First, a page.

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Partnerships for enhanced engagement in research (PEER) SCIENCE
Special PEER-PIRE Cycle (June 2012 Deadline)

NSF-PIRE collaboration: developing low-carbon cities in India: field research on water-energy-carbon baselines and low-carbon strategies in Indian cities

PI:  Bharani Emani Kumar, ICLEI – Local Governments for Sustainability, and Rakesh Yadav, Resource Optimization Initiative (ROI)
U.S. Partner: Anu Ramaswami, University of Minnesota
Project Dates: January 2013 - January 2016

Project Overview 

The overall goal of this project is to conduct innovative, interdisciplinary research that facilitates the development of low-carbon cities in India through mitigating greenhouse gas emissions while also offering local water efficiency benefits; reducing waste, pollution, and climate vulnerability; and promoting governance for sustainable development. In alignment with several key USAID priorities in the country, this project addresses climate change, renewable/ sustainable energy interventions, water sustainability, climate risks, and environmental engineering solutions in cities in India.

India PIRE Photo 1 
Students preparing a material flow diagram (Photo courtesy Dr. Yadav).

India PIRE Photo 2 
ROI and Yale students being trained at Mysore (Photo courtesy Dr. Yadav).

The project will apply an interdisciplinary framework to integrate urban infrastructure engineering, industrial symbiosis, urban planning, environmental/climate sciences, social sciences, and public policy. Research opportunities will be offered to about 50 students from the United States (with separate funding from the National Science Foundation) and 50 students from India drawn from diverse disciplines, which should contribute to training the next generation of leaders in the two nations. The hope is to build capacity among academic institutions in India for innovative interdisciplinary research and education on sustainable cities and build capacity among nongovernmental organizations to translate research insights to community-based action for sustainability.

Summary of Recent Activities
According to the report submitted by Bharani Kumar Emani, one of the two lead PIs on this project, his team members based at Coimbatore visited various local government offices in Coimbatore city to collect information required for the project. Based on the interactions with the officials, Dr. Emani advised U.S. partner Prof. Anu Ramaswami that the project may require specific data request formats that can be shared with specific officials. Working in consultation with ICLEI –SA team, Prof. Ramaswami’s group at the University of Minnesota prepared brief data request formats that have been subsequently handed over to the relevant departments in the city. These data formats cover the water, energy, solid waste and sewerage sectors. While the interactions at the municipal level have been useful and the city teams hope to circulate requested data soon, collecting information from peri-urban areas covering larger districts or metropolitan areas may take more time, as this falls outside the jurisdiction of the city authorities. In the meantime, the project team has shared with the U.S. partners secondary data sources where similar information can be gathered. The plan in the next few months is to follow up intensively on the data collection in Coimbatore.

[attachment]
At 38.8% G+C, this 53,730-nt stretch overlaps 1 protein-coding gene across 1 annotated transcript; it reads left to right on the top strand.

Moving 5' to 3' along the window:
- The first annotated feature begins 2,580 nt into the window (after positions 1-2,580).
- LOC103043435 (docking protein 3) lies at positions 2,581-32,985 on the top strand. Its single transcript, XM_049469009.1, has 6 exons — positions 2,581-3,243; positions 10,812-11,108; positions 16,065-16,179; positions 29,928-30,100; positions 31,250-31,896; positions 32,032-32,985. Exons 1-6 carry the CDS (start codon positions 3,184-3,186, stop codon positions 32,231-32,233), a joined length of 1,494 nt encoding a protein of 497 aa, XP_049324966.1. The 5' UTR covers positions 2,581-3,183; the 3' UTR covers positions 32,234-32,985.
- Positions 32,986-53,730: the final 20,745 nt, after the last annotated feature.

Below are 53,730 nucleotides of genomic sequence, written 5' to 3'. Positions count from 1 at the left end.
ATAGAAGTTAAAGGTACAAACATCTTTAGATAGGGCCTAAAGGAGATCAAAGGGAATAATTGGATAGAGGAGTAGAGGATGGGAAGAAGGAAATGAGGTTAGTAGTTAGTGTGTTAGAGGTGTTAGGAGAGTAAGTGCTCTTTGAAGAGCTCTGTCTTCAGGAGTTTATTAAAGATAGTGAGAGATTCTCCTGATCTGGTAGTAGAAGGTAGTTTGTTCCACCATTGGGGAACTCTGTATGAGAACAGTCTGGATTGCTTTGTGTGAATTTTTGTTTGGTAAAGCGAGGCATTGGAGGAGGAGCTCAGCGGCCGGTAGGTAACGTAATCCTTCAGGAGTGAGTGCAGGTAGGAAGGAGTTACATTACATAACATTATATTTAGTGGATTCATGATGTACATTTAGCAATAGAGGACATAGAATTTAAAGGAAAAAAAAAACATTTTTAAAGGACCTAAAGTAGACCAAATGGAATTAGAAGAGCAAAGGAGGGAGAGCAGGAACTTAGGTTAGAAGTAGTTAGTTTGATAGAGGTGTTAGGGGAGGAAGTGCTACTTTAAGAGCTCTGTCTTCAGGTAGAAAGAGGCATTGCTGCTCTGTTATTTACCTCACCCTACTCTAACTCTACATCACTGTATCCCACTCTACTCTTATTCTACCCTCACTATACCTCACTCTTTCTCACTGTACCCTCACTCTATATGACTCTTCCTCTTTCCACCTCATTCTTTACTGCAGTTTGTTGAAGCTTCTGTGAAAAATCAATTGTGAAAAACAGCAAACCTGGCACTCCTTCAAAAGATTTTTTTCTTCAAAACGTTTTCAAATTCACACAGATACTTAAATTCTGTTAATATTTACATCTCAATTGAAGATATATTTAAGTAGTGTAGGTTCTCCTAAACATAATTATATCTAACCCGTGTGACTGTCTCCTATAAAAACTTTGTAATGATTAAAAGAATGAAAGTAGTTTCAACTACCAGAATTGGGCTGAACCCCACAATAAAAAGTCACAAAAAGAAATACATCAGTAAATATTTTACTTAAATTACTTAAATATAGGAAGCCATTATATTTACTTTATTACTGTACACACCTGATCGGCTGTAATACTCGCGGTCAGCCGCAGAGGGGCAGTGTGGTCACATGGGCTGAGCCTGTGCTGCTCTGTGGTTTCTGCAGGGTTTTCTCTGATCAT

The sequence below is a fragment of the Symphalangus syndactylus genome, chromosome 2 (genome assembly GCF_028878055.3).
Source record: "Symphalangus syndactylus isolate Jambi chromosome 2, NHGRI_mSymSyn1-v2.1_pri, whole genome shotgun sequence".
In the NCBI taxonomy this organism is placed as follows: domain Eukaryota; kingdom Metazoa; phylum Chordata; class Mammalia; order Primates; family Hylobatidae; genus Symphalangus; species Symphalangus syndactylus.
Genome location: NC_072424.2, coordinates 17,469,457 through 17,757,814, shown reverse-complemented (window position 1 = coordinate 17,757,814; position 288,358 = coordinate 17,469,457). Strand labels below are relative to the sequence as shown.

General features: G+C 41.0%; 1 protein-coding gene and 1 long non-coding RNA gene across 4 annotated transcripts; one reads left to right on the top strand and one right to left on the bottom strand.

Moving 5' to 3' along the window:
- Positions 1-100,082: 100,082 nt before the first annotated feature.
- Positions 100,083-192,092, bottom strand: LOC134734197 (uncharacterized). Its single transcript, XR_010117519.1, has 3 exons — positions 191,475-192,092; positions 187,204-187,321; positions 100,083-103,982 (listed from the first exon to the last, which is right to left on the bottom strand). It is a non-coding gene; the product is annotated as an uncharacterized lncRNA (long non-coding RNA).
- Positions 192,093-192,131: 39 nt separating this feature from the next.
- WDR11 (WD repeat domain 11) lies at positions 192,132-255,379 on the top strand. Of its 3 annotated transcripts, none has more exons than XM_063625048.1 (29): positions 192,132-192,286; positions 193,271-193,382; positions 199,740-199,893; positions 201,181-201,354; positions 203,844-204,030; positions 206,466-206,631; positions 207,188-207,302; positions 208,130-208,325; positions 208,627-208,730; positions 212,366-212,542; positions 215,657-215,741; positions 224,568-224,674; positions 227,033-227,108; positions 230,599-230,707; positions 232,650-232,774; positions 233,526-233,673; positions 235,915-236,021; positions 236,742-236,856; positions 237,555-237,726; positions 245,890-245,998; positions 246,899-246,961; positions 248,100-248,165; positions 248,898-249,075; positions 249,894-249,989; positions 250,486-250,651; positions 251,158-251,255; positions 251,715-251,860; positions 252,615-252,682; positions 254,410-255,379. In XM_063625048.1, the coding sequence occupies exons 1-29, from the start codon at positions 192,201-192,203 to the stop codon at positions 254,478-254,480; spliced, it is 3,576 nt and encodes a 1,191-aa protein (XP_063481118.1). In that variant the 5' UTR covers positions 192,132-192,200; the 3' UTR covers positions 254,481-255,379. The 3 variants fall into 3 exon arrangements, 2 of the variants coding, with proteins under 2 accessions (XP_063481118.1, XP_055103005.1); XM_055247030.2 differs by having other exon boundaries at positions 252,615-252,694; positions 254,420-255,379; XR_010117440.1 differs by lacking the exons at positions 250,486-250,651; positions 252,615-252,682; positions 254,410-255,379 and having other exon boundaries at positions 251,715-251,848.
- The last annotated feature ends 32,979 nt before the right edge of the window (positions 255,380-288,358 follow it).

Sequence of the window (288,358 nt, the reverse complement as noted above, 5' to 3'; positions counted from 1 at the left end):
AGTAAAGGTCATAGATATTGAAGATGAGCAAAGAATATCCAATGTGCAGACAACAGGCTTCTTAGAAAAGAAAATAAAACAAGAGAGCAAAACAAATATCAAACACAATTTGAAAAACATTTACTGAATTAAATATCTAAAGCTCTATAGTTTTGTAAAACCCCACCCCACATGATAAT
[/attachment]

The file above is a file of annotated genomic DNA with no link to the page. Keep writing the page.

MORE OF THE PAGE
India PIRE Photo 3 
U.S. & Indian researchers at the Triveni Engineering offices (Photo courtesy Dr. Yadav).

India PIRE Photo 4 
U.S. & Indian researchers doing industry survey work (Photo courtesy Dr. Yadav).

Meanwhile, the second project PI, Mr. Rakesh Yadav, completed the fifth week of the project’s summer school in Delhi. Mr. Yadav also held several meetings on the project with Prof. K.S. Lokesh, a department head at Sri Jayachamaraja College of Engineering (SJCE), as well as officials from the Mysore Regional Pollution Control Board (PCB), officials from the District Statistical Office, and managers from private industries in Mysore. The PI and his team also hired two project leads and trained 11 students (9 female) from SJCE to complete the field research in Mysore. Together they initiated and partially completed industrial surveys in Mysore, although some follow-up is required after the data analysis is conducted. They also initiated industrial surveys in Coimbatore, during which a female project lead has been recruited and four more students have been trained. During the closing months of 2013, the team plans to analyze their data, observe and document existing symbiosis, and report on potential symbiosis in Mysore, including preparing Material Flow Diagrams for industries in Mysore. The PI and his team also plan to develop a website dedicated to the project and organize a one-day training program on “How to Conduct Industrial Symbiosis Surveys in India” aimed at local and international students and researchers as a target audience.